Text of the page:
Not sure what u mena by isolated (i.e. I don't know any bipins that touch the fixture other than the socket). Heat not an issue with ours either.

You can stack lenses altering output...color and even photometrics
Exc point and advantage. Adjustable height top does same thing though.

I can get more light with a 10w mr16 path than I am able to with a 20w bi pin

I think it depends on the fixture design more than the lamp. I'd be very surprised to see a good bi pin path design that put out less light than Mikes path with a 10w. But maybe his design is that good--but I feel if you are seeing that, it is because of Mikes fixture design not that an MR16 10w path puts out more light than a 20w bi pin path.

jshimmin
10-08-2009, 02:46 PM
100% of the light output of the MR-16 hits the reflector. A proper reflector will then disperse the light accordingly.
When using a bi-pin, the light is not aimed at the reflector, but some hits it. When you have to slide a shield around the bulb to get rid of a glare bomb, you decrease the amount of light hitting the reflector even more.

Pro-Scapes
10-08-2009, 04:48 PM
100% of the light output of the MR-16 hits the reflector. A proper reflector will then disperse the light accordingly.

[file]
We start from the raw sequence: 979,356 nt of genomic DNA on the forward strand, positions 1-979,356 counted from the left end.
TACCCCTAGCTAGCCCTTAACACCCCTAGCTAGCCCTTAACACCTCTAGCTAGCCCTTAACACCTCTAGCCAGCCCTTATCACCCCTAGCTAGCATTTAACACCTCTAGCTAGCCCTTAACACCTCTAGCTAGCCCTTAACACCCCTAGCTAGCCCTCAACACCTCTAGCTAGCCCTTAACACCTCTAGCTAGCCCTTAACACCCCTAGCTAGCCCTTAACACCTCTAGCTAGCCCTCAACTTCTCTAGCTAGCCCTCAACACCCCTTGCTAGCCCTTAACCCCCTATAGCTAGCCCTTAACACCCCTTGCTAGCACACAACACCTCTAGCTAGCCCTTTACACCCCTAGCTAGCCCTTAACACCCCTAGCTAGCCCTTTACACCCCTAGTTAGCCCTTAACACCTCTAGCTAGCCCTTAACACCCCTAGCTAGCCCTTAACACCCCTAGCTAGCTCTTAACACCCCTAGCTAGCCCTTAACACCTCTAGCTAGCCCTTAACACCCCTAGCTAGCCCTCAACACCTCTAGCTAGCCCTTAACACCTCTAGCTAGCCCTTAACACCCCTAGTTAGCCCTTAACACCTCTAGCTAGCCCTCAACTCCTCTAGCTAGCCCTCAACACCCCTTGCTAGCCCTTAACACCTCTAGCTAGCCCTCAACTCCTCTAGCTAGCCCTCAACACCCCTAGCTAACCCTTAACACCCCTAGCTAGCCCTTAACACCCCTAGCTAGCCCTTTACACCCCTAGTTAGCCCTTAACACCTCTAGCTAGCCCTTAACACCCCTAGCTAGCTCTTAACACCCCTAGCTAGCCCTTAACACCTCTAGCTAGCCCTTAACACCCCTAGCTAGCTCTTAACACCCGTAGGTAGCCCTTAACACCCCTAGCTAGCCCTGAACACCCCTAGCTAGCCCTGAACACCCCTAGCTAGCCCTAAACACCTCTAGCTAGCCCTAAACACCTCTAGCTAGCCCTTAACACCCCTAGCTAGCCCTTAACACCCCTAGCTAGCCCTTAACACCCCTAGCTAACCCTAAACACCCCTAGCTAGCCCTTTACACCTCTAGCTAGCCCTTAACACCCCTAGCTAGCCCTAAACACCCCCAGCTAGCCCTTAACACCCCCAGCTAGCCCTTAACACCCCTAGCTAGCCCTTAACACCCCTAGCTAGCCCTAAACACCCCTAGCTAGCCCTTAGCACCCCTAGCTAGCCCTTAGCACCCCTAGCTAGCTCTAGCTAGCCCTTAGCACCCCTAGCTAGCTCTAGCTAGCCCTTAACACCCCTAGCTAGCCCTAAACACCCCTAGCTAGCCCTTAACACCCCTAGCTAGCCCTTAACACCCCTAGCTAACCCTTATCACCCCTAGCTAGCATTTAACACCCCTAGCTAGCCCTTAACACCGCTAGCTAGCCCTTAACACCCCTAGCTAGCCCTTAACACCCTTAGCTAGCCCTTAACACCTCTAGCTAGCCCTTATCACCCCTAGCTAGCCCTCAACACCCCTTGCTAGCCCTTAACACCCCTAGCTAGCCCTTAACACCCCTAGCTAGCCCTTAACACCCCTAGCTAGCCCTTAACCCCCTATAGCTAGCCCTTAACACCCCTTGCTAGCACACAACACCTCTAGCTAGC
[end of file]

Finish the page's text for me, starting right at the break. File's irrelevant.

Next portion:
When using a bi-pin, the light is not aimed at the reflector, but some hits it. When you have to slide a shield around the bulb to get rid of a glare bomb, you decrease the amount of light hitting the reflector even more.


Well said. Since an mr16 is esecitally a bi pin with a reflectored housing around it if I can direct that light in a certain direction then bounce it off I would indeed have more output.

Gregg they are avalible to select contractors as are the bullets and everyone knows about the trans too. No you do not need to take the screws out of the hat to change the lamp. The collar is a press fit with the O rings. It creates a very good fit and allows for toolless lamp changes. You could take the screws out if you needed to replace a damaged hat but other than that there has been no reason for me to do so. Removing the screws and taking off the hat still do not allow you to get to the lamp. The collar that supports the hat comes off as an assembly which allows you to get to the lamp.

Alan I appreciate your feed back on my post. Im really curious is you have experimented with an mr16 pathlight to be passing on this judgement. Even tho your path has a cool adjustment and allows one to hide the lamp down inside the brass you are still losing light output. If you want to send me the fixture your speaking about I will be happy to photograph them side by side and in off grade situations. While I dont have a light meter I think a picture speaks a 1000 words.